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jit.slide – a little confused about the finer points…

August 17, 2012 | 11:14 am

The jit.slide reference says:

Given a slide value of 10, the slide up/down value output will only change 1/10th as quickly as the input.

First of all, what does it mean by "1/10th as quickly"? As far as I know, jit.matrix and jit.slide aren’t aware of ‘time’ in that sense. They just send out a frame of video when requested (e.g. by a bang), and the rate of requests could vary from moment to moment. So I’m going to assume that by "quickly", they’re talking about the number of frames it takes to reach the desired output.

Here’s my theory: say you have a fully red pixel, and you then set that pixel to black. If you were to bang that matrix normally, you’d see that pixel turn to black after one bang. Therefore, if you put that matrix through a slide, with @slide_down 10., I’m assuming it takes 10 bangs/frames for the pixel to fully reach black.

So I put this theory to the test with a patch, pasted below. It actually takes more like 20 bangs to get the pixel from red to black, and likewise from black to red (with @slide_up 10.).

– Pasted Max Patch, click to expand. –

It’s not a major problem for me – it still creates the desired effect and looks lovely and smooth when hooked up to a metro object. But I would still like to understand exactly how jit.slide calculates it’s output, so I can effectively control the speed at which pixels slide up and down.

Can anyone explain?


August 17, 2012 | 12:56 pm

Yes, the reference to "speed" can be a bit misleading. But, that’s assuming you’re having a somewhat constant metro, which in the majority of the cases you do (video/3d)…

Having used jit.slide often in the past, I got curious with your question and here’s my take on it:
I’ve put slide_up/slide_down to "2".
From black (0) through red (255), here are the values I’ve got using jit.cellblock:

0, 127, 191, 223, 239, 247, 251, 253, 254, 255

Analyzing the progression, each bang is adding 1/2 of the difference between the last output matrix of jit.slide and the last input matrix…
last calculated matix + [ (last input matrix - last calculated matrix) / 2 ]


August 17, 2012 | 1:17 pm

Ahhh… that makes sense now! Thanks Pedro!

I had noticed this ‘long tail’ effect before, but didn’t figure out the reason for it.

So now I’d really like to know how to achieve a similar effect, but with a linear change, rather than a curved one.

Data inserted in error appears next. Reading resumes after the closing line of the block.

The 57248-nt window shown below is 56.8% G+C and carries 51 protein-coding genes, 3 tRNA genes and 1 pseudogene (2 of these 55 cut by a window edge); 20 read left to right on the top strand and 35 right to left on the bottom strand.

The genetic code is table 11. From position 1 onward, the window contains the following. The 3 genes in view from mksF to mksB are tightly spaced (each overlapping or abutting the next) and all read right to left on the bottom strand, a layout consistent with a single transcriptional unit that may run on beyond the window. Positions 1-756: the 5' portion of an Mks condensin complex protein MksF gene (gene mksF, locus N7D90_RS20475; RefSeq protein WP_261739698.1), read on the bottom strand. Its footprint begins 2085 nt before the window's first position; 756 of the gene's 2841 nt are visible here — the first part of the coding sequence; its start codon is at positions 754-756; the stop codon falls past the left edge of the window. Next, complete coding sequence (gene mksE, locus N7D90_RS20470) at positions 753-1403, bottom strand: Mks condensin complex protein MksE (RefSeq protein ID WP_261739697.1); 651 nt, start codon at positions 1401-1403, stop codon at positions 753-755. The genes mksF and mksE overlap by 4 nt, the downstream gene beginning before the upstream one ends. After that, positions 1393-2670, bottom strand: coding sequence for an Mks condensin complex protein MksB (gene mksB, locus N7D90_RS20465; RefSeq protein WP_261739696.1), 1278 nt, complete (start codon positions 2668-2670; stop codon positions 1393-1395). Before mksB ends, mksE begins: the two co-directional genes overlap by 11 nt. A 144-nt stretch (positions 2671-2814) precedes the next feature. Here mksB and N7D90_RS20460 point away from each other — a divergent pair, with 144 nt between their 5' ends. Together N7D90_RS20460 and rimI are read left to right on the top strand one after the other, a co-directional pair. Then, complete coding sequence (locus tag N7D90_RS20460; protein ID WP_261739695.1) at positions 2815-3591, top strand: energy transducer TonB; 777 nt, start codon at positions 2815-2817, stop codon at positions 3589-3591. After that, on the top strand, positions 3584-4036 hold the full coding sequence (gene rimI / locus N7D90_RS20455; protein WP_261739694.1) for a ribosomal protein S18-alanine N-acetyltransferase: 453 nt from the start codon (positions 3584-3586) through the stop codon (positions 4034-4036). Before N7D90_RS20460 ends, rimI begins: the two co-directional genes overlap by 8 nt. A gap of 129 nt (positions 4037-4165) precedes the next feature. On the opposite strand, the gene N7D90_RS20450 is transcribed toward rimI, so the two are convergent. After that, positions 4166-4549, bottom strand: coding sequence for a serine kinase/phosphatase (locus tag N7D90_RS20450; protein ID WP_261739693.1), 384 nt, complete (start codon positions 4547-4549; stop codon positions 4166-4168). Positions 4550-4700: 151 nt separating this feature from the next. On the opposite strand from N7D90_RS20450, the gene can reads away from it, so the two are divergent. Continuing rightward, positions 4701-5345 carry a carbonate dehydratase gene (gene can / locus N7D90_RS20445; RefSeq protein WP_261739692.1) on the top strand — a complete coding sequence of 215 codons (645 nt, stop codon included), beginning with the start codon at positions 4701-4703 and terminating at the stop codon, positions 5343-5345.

I suppose I could use the [line] object, and then use setcell messages to update each frame one at a time. But I do quite like the way jit.slide takes care of it for you without the need for any messaging.

Any ideas?


November 4, 2013 | 10:52 am

I was wondering if either of you knew how to make jit.slide last longer.. There is a maximum limit with the @slide_down attribute that only allows the motion trail to last a few seconds. I want the motion trail to last indefinitely, or at least 5x as long. Any ideas? or a different object I can use to achieve the same thing?


November 4, 2013 | 11:57 am

There’s only one obvious solution: you can bang jit.slide less often.
Reading your other thread, I think if you want a permanent trail you should have a different approach (maybe a feedback loop with a "screen" or "+" operator or something, sort of an accumulation buffer?).


November 4, 2013 | 3:19 pm

@walshm – yep, I discovered this recently too.

From my experiments, it seems the longest that slide can possibly last for is 255 frames (bangs). That’s if you start with a value of 255, and slide all the way down to zero, using a @slide_down value of 255. In other words, you’re saying to slide "when I tell you to go to zero, instead I want you to go a 255th towards zero". The slide object always rounds down the output, so each frame will always be at least one step lower than the frame before – hence the 255 frame limit.

So, at 40 frames per second (i.e. metro set to 25), the longest that slide will last is 6.375 seconds. Decrease your frame rate, and slide will last longer.

As I’ve been typing this, I’ve just thought of another possible solution. Most of the time we probably use a jit.matrix with a data type of char (with possible values of zero to 255). But jit.slide also works with matrices of data types long, float32 and float64, which have many more possible values. You could try converting your matrix to one of these data types, before sending it through jit.slide, and then converting it back to char before sending it to the screen.

I’ll have to try that out myself sometime soon…


November 8, 2013 | 11:38 pm

Thanks, I ended up using open GL (tp.slide.jxs-help.maxpat in the help folder) because I was looking for more of a permanent trail, like Pedro said. I can basically "paint" on the screen now using a webcam, but my current problem is that darker things won’t show up over lighter things. So, for instance, if you put a white piece of paper over the webcam, no other trails will show up on top of it. I’m not sure if I could change this though unless I used cv.jit centroids or something…

<code>

– Pasted Max Patch, click to expand. –

</code>


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